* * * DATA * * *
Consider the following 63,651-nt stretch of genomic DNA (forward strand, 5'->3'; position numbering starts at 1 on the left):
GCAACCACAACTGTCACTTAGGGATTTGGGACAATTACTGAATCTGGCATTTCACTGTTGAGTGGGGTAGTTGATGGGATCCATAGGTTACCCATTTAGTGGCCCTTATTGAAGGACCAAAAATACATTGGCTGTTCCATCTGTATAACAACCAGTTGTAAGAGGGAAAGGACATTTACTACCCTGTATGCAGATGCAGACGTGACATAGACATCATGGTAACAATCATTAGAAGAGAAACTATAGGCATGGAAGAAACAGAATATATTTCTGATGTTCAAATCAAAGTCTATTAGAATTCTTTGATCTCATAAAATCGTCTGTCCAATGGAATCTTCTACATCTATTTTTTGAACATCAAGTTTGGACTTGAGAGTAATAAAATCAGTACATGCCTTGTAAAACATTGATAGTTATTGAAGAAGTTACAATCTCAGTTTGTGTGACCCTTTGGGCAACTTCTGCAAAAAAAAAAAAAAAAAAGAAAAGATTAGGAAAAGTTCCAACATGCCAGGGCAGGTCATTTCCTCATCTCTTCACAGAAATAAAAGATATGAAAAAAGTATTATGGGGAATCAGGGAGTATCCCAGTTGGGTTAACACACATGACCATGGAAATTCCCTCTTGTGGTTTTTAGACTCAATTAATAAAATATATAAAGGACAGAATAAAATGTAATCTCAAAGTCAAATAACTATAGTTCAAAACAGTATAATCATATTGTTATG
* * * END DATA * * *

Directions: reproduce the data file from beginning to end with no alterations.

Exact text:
Consider the following 63,651-nt stretch of genomic DNA (forward strand, 5'->3'; position numbering starts at 1 on the left):
GCAACCACAACTGTCACTTAGGGATTTGGGACAATTACTGAATCTGGCATTTCACTGTTGAGTGGGGTAGTTGATGGGATCCATAGGTTACCCATTTAGTGGCCCTTATTGAAGGACCAAAAATACATTGGCTGTTCCATCTGTATAACAACCAGTTGTAAGAGGGAAAGGACATTTACTACCCTGTATGCAGATGCAGACGTGACATAGACATCATGGTAACAATCATTAGAAGAGAAACTATAGGCATGGAAGAAACAGAATATATTTCTGATGTTCAAATCAAAGTCTATTAGAATTCTTTGATCTCATAAAATCGTCTGTCCAATGGAATCTTCTACATCTATTTTTTGAACATCAAGTTTGGACTTGAGAGTAATAAAATCAGTACATGCCTTGTAAAACATTGATAGTTATTGAAGAAGTTACAATCTCAGTTTGTGTGACCCTTTGGGCAACTTCTGCAAAAAAAAAAAAAAAAAAGAAAAGATTAGGAAAAGTTCCAACATGCCAGGGCAGGTCATTTCCTCATCTCTTCACAGAAATAAAAGATATGAAAAAAGTATTATGGGGAATCAGGGAGTATCCCAGTTGGGTTAACACACATGACCATGGAAATTCCCTCTTGTGGTTTTTAGACTCAATTAATAAAATATATAAAGGACAGAATAAAATGTAATCTCAAAGTCAAATAACTATAGTTCAAAACAGTATAATCATATTGTTATG